At the close of January, after a mere two-hour deliberation, a federal jury found that Johnson & Johnson's and Cordis Corporation's drug-eluting stents infringed on Dr. Bruce Saffran's patent. In January of 2008, another federal jury came to the same conclusion in a suit against Boston Scientific.
The two awards exceed $900M, and according to Dickstein Shapiro, LLP, attorneys for the plaintiff, the related revenues of the products violating the referenced patent exceded $20B.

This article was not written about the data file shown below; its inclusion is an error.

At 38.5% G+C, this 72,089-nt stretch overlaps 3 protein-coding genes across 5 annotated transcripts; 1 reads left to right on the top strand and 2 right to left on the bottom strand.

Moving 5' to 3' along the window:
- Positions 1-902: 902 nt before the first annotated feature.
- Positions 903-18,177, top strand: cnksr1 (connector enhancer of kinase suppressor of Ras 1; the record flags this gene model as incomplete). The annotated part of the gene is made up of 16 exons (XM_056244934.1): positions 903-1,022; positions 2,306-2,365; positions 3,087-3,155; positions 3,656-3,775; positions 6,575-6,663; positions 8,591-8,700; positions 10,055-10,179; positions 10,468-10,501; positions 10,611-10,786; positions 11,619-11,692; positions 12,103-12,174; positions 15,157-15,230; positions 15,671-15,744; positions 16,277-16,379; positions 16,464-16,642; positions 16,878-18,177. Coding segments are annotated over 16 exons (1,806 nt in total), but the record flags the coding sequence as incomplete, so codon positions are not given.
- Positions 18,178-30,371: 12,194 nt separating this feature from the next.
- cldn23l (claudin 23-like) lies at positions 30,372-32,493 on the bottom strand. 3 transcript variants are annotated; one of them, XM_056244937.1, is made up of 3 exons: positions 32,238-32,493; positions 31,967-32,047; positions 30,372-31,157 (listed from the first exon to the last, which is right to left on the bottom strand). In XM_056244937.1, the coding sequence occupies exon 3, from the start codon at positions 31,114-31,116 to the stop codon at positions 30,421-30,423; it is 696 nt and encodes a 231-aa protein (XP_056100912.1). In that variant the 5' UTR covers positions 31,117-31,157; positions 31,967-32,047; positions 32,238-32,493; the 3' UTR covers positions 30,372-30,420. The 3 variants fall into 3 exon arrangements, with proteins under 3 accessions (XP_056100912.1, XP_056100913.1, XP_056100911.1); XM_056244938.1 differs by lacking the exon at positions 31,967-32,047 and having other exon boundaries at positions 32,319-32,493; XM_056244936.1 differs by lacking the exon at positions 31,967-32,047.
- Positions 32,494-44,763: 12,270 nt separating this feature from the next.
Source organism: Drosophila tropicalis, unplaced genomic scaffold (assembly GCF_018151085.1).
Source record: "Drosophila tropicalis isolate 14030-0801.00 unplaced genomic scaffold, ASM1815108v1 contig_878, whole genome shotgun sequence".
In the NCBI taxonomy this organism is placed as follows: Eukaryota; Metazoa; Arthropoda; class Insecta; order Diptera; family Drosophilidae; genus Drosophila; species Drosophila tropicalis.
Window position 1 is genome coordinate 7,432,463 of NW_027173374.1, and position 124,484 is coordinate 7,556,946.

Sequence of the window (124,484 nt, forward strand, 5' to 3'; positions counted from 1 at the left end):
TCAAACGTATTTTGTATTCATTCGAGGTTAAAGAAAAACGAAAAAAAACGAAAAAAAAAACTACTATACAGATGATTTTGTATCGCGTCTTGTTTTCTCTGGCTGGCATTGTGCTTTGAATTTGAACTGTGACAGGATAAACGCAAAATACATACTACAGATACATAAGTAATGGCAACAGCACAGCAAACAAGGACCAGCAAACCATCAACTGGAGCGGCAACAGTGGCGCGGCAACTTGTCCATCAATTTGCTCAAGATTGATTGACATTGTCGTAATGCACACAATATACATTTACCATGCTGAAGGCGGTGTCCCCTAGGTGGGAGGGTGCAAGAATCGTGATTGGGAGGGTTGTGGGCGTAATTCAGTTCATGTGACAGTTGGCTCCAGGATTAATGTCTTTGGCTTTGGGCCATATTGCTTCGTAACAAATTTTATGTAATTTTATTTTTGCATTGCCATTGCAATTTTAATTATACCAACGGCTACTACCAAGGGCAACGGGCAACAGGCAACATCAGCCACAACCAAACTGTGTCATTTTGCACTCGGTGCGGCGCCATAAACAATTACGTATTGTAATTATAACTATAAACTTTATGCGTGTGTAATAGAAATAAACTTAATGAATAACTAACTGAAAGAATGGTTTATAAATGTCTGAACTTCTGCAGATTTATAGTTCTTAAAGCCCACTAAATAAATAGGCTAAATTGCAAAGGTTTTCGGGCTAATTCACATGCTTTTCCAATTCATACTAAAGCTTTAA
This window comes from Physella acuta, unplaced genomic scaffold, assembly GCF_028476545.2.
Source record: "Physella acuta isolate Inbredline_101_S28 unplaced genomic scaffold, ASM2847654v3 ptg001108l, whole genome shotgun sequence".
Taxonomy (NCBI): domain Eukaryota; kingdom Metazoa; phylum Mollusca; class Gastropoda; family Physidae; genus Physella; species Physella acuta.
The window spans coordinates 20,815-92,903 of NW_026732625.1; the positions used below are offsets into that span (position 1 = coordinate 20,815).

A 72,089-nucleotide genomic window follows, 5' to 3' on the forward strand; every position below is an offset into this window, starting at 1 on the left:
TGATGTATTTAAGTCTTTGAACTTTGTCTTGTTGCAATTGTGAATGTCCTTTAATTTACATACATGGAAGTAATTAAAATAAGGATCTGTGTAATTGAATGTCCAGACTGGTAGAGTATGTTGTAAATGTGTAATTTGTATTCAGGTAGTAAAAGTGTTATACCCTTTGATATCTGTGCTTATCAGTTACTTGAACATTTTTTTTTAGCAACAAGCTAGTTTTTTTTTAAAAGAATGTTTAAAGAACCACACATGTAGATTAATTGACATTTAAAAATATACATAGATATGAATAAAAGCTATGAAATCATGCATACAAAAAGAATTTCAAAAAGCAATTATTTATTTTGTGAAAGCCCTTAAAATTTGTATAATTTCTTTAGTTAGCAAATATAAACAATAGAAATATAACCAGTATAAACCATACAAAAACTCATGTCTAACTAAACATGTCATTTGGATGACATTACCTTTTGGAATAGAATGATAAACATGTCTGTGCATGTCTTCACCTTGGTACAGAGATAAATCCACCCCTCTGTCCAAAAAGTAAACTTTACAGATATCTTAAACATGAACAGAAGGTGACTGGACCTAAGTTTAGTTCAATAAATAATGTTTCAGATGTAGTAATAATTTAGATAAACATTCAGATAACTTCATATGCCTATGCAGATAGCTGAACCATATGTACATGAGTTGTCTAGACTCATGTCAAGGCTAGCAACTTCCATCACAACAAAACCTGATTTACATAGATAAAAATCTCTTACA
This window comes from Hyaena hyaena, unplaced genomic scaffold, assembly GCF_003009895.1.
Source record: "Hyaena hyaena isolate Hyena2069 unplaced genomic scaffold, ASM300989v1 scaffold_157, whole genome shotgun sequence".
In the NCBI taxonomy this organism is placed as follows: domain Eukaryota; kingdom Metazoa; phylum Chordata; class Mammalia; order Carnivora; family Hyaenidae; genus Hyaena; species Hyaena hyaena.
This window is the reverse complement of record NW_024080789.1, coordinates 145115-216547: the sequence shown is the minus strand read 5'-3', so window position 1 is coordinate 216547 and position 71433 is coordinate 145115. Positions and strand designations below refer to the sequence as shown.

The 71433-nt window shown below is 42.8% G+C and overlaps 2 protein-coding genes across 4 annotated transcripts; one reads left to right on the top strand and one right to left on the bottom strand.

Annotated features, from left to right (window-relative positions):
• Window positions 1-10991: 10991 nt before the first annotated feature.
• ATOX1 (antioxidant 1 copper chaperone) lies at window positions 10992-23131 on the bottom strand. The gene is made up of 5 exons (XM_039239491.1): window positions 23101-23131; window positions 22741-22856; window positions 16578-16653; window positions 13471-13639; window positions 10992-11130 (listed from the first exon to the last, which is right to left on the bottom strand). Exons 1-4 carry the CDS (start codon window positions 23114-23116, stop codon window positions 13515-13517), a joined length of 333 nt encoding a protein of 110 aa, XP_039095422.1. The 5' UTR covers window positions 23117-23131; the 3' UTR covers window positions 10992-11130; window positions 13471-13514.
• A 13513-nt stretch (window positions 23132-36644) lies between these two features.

Most of the news for this award comes from the Dickstein Shapiro LLP Press Release. Many blogs and news agencies have picked up the report without doing much in the way of fact checking, so the patent referenced in the Press Release (No. 5,363,760) is widely reported in the lay and medical press and related blogs. Unfortunately, that patent is for a rotor unit for a postage meter machine, hardly a device, we presume, that could prolong someone's life. A check of the 2007 filing yields the correct Patent No. 5653760, "Method and Apparatus for Managing Macromolecular Distribution." We can only imagine the frenzy in the law firm as they try to staff up to take advantage of all of the postage machine infringement business coming their way.